Dear Temp,Blue and hello Metaphysiker
In Antwort auf:
This idea of the concrete and specifically meaningful product or performance,formed through explorative activity, makes it clear that the antithesis that is sometimes posed -- is art a (physical) product or thing,or is it an (experienced) idea or meaning? -- is a false one.
Dewey usefully observes that ‘‘the actual work of art is what the product [whether performance or physical object] does with and in experience.” That is, there must be a product, whether performance or physical object or document or text, but in order to function as art this product must matter specifically and concretely within human experience.
Presumably we all know that Chapter of Adorno called"the ontological need".There's a sense in which Adorno is taking especial care not to fall into the trap which most critics of Heidegger and the fundamental ontologies fall into: equating ontology overhastily with Fascism.
Rather, the rise of the ontologies corresponded to a genuine social and political constellation, that of the grinding scarcity of interwar and Depression-era Europe, which Adorno wants to emphasize and stress. The ontologies, in other words, have a paradoxical truth-content, to the extent that they serve as an indispensable index of falsity. Adorno also specifically ties the ontologies to the rise of mass culture, going so far as to suggest that both phenomena are substitutes for genuine social needs, not always directly expressible or communicable by subjects, due to the baleful spell or bane of the totality, which disfigures and distorts all subjectivity, forcing human beings to conform to the needs of the market forces, however insane or violent these latter might be, instead of the other way around. Note that Adorno's initial term for this bane, a concept he will explore in greater depth in Part II of ND, is "context of deception", which could also be translated as "context of delusion", though "deception" sort of fits more with Adorno's local emphasis here on the culture-industry and the consumer culture of monopoly capitalism, as the swindling or defrauding of subjects. Though this may sound harsh to our ears, which are attuned to a dynamic, complex and in many respects progressive media culture, you have to remember that Adorno is talking about the consumer culture of the 1940s and 1950s; the few examples of old newsreels or wartime films which we see today don't really do justice to the idiocy and crudity of the thing - generally speaking, only the most interesting and creative stuff is rebroadcast today. But many of the cultural works of that era were really atrocious, brimming with the most appalling racism, sexism and xenophobia, and we would react to them exactly as Adorno did.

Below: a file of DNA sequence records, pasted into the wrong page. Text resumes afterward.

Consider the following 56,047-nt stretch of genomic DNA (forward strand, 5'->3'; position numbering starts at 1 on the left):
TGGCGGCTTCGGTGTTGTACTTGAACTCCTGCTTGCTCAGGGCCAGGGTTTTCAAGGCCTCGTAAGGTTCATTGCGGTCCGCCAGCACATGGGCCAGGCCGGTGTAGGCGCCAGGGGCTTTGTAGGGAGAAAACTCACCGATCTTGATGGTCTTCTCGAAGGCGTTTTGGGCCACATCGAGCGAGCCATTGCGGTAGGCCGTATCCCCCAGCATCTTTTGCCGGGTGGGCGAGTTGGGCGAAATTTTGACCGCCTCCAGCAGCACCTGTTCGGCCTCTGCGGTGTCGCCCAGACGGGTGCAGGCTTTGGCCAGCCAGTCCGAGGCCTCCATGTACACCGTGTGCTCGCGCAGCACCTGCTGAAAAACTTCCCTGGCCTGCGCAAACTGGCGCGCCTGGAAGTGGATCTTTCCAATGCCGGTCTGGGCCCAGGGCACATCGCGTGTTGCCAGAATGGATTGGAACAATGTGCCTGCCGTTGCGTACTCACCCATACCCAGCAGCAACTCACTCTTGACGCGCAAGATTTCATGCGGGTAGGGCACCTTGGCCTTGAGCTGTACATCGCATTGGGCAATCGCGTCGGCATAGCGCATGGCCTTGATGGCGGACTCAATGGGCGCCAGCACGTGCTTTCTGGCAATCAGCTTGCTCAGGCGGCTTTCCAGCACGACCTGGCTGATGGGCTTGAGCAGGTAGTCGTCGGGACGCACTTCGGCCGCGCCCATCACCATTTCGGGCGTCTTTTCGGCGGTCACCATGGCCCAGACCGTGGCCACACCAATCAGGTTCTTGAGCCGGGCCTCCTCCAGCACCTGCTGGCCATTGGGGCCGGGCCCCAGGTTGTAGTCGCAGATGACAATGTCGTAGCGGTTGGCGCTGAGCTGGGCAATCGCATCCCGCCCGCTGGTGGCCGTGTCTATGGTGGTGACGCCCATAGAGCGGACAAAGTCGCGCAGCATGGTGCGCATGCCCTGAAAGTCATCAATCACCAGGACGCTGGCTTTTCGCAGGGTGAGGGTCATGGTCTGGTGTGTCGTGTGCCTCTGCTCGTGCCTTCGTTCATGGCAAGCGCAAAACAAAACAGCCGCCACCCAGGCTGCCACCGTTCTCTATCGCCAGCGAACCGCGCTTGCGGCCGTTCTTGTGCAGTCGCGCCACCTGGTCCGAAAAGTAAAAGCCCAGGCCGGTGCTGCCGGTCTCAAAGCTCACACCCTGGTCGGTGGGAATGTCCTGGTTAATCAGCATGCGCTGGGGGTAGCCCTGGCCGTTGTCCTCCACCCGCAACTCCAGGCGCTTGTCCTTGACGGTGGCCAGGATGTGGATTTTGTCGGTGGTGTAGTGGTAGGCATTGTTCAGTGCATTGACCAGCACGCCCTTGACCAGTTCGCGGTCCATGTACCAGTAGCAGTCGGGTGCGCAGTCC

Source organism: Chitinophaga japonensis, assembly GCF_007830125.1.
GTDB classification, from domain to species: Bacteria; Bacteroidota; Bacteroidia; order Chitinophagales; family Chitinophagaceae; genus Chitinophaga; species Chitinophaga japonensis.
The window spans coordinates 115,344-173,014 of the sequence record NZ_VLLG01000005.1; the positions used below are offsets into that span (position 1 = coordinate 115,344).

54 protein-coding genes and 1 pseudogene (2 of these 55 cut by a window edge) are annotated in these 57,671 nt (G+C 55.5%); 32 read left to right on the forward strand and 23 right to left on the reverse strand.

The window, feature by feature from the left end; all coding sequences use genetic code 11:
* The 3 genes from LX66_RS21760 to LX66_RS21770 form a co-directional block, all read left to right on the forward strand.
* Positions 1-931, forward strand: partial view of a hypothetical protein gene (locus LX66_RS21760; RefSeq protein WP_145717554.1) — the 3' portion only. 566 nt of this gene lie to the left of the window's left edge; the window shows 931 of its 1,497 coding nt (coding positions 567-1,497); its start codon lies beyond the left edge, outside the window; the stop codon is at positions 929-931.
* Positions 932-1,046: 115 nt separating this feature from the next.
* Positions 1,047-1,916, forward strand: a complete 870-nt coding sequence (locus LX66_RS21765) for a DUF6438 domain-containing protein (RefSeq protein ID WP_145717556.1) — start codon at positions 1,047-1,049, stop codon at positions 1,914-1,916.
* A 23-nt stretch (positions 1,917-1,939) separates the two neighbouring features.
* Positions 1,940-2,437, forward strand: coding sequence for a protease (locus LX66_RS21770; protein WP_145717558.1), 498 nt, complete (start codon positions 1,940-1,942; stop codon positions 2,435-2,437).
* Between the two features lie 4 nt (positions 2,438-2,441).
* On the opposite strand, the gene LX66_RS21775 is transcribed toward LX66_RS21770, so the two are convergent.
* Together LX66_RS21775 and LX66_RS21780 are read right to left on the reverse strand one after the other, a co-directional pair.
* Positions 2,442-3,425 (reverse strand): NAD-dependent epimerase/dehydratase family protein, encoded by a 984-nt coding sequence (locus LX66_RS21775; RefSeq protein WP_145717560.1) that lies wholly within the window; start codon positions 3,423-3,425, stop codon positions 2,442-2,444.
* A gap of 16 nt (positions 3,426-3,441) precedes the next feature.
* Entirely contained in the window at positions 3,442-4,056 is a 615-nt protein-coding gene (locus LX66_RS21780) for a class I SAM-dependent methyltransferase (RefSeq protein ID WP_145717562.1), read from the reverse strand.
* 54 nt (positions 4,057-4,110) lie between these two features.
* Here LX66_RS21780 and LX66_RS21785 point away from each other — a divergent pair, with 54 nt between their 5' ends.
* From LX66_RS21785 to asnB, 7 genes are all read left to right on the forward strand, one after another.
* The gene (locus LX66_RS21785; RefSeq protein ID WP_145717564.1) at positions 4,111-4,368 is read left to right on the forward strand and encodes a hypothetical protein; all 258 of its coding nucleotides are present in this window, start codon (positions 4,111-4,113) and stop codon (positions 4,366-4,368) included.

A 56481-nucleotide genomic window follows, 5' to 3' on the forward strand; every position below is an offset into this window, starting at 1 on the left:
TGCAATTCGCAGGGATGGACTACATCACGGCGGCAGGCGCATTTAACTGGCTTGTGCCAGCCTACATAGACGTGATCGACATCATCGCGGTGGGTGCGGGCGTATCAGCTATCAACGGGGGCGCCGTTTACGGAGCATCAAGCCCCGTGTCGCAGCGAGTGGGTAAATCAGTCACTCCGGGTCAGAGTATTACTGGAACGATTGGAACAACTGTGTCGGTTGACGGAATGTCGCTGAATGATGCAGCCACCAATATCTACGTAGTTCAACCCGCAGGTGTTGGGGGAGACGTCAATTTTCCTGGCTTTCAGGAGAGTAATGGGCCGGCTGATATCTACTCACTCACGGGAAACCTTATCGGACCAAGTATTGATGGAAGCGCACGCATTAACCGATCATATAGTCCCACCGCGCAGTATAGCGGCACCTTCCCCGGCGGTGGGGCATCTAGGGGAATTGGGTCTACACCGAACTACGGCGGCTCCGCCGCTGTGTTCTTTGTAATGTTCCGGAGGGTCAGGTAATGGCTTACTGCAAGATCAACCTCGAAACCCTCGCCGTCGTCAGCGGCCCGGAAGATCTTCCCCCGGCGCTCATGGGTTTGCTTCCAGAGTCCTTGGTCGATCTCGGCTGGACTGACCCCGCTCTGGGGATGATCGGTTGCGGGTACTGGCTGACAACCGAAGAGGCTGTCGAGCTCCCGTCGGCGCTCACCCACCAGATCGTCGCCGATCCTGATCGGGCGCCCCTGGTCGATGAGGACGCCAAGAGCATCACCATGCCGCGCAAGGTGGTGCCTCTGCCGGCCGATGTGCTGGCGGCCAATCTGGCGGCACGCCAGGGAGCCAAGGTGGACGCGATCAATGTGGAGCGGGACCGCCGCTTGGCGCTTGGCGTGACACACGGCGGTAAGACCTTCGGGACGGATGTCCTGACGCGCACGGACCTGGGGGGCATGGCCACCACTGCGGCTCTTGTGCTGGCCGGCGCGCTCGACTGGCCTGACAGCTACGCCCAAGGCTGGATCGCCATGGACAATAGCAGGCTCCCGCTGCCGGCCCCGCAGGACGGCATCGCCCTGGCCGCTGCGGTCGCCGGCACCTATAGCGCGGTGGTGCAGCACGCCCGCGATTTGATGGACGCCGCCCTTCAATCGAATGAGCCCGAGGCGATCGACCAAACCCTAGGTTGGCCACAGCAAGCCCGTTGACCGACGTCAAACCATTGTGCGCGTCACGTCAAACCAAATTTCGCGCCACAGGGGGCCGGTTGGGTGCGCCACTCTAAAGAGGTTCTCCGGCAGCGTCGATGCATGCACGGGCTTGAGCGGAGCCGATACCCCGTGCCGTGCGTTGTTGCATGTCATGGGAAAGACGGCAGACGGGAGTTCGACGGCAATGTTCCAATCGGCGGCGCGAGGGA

"Is not all life the struggle of experience, naked, unarmed, timid but immortal, against generalised thought?" (W.B.Yeats)
NietzscheIsDead, 21.03.2005 17:44